Towcester Farm Vets praise HM Queen Elizabeth II’s passion for animal conservation

September 16, 2022

As the nation prepares to say its final goodbyes to the late HM Queen Elizabeth II over the next two weeks, the team at Towcester Farm Vets in Northamptonshire want to take a moment to celebrate her life, her reign and, importantly, her love of animals and commitment to their welfare and breed longevity.  

From a young age, Queen Elizabeth held a deep love and connection to animals. From her own huge array of Corgis, Dorgis, and Dachshunds, to her over 100 horses and her sponsorship of wild animals in London Zoo, the late monarch was a passionate animal lover who will be sorely missed.  

Queen Elizabeth’s passion for horses was also both well-known and borne from an incredibly young age. Throughout her life she owned winning racehorses to traditional Highland ponies; her first horse, a Shetland, was a gift at just age 4! Queen Elizabeth also brought Monty Robert’s Natural Horsemanship movement in the United States over to the UK in hope of mainstreaming a kind, gentle approach to horse ownership and behaviour – a practice that continues to grow in popularity and increase the welfare of horses today, and one which shows her genuine compassion and love for animals.  

HM Queen Elizabeth also had a great and long-standing passion and interest in farming, agriculture, and conservation.  

Highland CattleA field of Jersey Cattle

She had two favourite highland breeds – Highland Cattle (photo – far left/above on a mobile) and Highland ponies. They were kept at the Balmoral estate and she was deemed an expert on both. Just as she has become the longest reigning monarch, her Jersey cattle herds (similar to these in the photo – left/above on a mobile) is one of the oldest in the UK with records dating back to 1871. She also won many awards with her cattle and horses. 

Her important role in the conservation of heritage breeds of farm animals is also to be remembered with pride. Thanks to her intervention, the Cleveland Bay horse breed was saved, along with several other breeds she helped to protect.   

Queen Elizabeth owned and enjoyed Fell ponies too, a breed with an estimated global population of under 6,000. She brought them into the public eye and helped spread awareness of the breed. King Charles III will now continue her legacy as the patron of the Rare Breeds Survival Trust (RBST). 

four corgis sat on a mustard-coloured chair and one corgi in a wicker basket

A young princess Elizabeth was gifted her first dog, a Corgi named Susan, for her 18th birthday in 1944. She would go on to own more than 30 Corgis and Dorgis (much like these in this photo – left) over the next 78 years! A final two Corgis, Muick and Sandy, were gifted to the Queen in 2021 by her children in the wake of her beloved Prince Philip’s death. It has this week been confirmed that these two young dogs will remain in the care of her children.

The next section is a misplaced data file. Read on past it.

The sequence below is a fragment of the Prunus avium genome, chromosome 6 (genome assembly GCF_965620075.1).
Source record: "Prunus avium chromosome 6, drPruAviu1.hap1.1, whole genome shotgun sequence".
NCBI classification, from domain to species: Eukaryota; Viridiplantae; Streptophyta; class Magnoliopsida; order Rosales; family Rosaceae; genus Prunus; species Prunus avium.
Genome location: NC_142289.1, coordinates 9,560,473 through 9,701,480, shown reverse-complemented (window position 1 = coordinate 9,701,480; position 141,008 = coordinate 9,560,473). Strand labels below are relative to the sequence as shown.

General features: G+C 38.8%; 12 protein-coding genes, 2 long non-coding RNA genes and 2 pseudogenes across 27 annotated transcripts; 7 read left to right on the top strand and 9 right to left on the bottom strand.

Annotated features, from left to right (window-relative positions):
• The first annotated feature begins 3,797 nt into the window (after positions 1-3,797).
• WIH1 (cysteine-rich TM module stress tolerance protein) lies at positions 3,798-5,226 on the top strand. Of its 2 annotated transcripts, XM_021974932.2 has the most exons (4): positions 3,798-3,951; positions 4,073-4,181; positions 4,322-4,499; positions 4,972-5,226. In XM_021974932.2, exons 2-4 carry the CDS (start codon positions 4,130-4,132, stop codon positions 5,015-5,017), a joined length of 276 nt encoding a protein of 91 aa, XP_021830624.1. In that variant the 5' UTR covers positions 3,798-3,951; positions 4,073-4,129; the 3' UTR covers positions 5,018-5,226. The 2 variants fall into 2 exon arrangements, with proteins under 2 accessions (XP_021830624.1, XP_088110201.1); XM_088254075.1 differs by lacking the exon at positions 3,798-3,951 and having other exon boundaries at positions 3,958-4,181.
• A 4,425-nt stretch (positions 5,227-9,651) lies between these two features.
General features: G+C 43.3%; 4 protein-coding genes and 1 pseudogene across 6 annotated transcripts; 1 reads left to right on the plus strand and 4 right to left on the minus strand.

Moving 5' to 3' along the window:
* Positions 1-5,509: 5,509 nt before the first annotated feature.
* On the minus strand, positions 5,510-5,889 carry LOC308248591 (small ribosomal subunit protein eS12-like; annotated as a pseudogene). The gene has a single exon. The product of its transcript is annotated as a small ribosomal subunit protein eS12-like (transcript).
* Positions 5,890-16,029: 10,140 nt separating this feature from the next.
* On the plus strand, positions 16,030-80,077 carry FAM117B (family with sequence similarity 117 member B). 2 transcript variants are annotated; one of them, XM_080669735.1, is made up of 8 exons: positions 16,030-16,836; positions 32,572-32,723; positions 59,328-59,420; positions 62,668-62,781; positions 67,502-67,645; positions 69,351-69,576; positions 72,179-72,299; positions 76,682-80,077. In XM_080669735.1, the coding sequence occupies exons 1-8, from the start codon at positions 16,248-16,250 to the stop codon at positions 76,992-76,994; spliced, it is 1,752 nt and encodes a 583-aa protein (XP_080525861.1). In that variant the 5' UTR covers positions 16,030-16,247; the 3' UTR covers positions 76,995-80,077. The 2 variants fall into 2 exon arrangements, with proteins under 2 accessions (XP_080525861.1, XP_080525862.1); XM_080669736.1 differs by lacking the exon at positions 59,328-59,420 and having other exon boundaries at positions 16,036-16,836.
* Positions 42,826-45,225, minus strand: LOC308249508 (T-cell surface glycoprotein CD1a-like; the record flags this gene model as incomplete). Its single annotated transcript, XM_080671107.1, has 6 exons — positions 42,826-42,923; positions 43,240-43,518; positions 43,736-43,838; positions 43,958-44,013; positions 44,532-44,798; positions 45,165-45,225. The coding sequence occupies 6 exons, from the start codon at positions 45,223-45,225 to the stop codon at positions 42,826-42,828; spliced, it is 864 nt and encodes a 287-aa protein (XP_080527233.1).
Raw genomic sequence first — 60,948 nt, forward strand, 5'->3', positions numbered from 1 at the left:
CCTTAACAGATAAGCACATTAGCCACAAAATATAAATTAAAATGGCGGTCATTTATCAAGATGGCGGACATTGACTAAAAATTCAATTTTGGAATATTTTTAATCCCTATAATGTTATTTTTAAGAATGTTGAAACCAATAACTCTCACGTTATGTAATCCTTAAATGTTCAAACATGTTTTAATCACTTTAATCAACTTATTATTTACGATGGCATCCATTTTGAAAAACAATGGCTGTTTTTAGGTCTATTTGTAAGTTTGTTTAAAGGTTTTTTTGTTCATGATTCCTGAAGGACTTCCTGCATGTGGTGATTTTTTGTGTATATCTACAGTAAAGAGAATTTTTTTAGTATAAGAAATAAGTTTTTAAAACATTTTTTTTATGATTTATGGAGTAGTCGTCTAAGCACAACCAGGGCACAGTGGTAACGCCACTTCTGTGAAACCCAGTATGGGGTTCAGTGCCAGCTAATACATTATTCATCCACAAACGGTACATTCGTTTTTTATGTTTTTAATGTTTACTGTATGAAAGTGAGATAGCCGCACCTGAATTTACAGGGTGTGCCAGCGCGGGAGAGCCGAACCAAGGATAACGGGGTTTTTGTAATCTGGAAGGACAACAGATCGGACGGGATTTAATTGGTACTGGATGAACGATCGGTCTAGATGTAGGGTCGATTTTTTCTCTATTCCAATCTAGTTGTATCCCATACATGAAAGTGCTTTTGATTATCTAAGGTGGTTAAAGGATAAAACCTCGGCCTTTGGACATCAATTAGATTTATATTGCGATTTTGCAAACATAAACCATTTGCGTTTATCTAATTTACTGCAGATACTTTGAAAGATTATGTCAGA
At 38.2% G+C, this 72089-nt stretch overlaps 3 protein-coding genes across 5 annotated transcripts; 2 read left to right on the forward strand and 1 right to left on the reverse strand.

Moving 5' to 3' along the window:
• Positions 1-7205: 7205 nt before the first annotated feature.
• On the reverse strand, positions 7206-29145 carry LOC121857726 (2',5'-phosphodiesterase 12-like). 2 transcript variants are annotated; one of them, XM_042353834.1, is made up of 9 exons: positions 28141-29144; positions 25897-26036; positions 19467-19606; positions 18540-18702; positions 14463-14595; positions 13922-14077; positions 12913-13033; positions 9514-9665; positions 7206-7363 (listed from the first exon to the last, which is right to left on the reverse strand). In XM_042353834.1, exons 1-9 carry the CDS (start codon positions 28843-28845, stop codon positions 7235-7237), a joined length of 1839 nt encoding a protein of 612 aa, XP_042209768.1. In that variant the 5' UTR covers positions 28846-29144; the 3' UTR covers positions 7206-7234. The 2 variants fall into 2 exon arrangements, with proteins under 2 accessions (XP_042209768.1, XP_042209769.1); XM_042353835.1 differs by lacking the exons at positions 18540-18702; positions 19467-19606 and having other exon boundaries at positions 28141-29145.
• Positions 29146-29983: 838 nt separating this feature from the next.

More than just animal ownership, Queen Elizabeth was actively involved in several animal organisations. A patron of both the RSPCA and of our very own Royal College of Veterinary Surgeons, RCVS – she held a life-long dedication to not just the ownership, but the welfare of animals. Queen Elizabeth was a patron and steadfast supporter of the RCVS since 1952, a connection that our team and our profession are deeply respectful and proud of.  

As well as RCVS and the RSPCA, HM Queen Elizabeth is patron of many organisations including:  

  • The National Federation of Young Farmers’ Club 
  • Royal Agricultural Society of England 
  • The Red Poll Cattle Society 
  • Royal Norfolk Agricultural Association 
  • The Royal Agricultural Benevolent Institution 
  • The Royal Association of British Dairy Farmers (RABDF) 
  • The Highland Cattle Society 
  • The Highland Pony Society 
  • Jersey Cattle Society of the United Kingdom 
  • Royal Jersey Agricultural and Horticultural Society 
  • Rare Breeds Survival Trust (RBST) 
  • Royal Highland and Agricultural Society of Scotland 

Racing pigeons flying across greeneryAnd we must not forget her love of pigeons. Originally a gift from the Belgian Royal Family to the British Monarchy in 1886, the Queen’s pigeons are entered into one or two club races every week and all national races during the season. Over the years, the pigeons have won every major race in the UK. 

HM Queen Elizabeth II was also patron of many pigeon racing societies in recognition of her interest in the sport, including the Royal Pigeon Racing Association and the National Flying Club. 

On behalf of everyone here at Towcester Farm Vets and within our veterinary profession, we send our heartfelt condolences to the Royal Family and look forward to Queen Elizabeth’s legacy carrying on with love and support for all animals and those who care for them. 

Reduced services on Monday 19th September

As a mark of respect and to enable as many of our team as possible to be a part of the day’s proceedings if they wish, our services will be reduced on Monday 19th September. In order to keep our commitment to pre-booked client appointments, we will be operating a skeleton staff and will be here for farm emergencies. We kindly ask that you postpone calling us for routine and general enquiries until the following day. 

 

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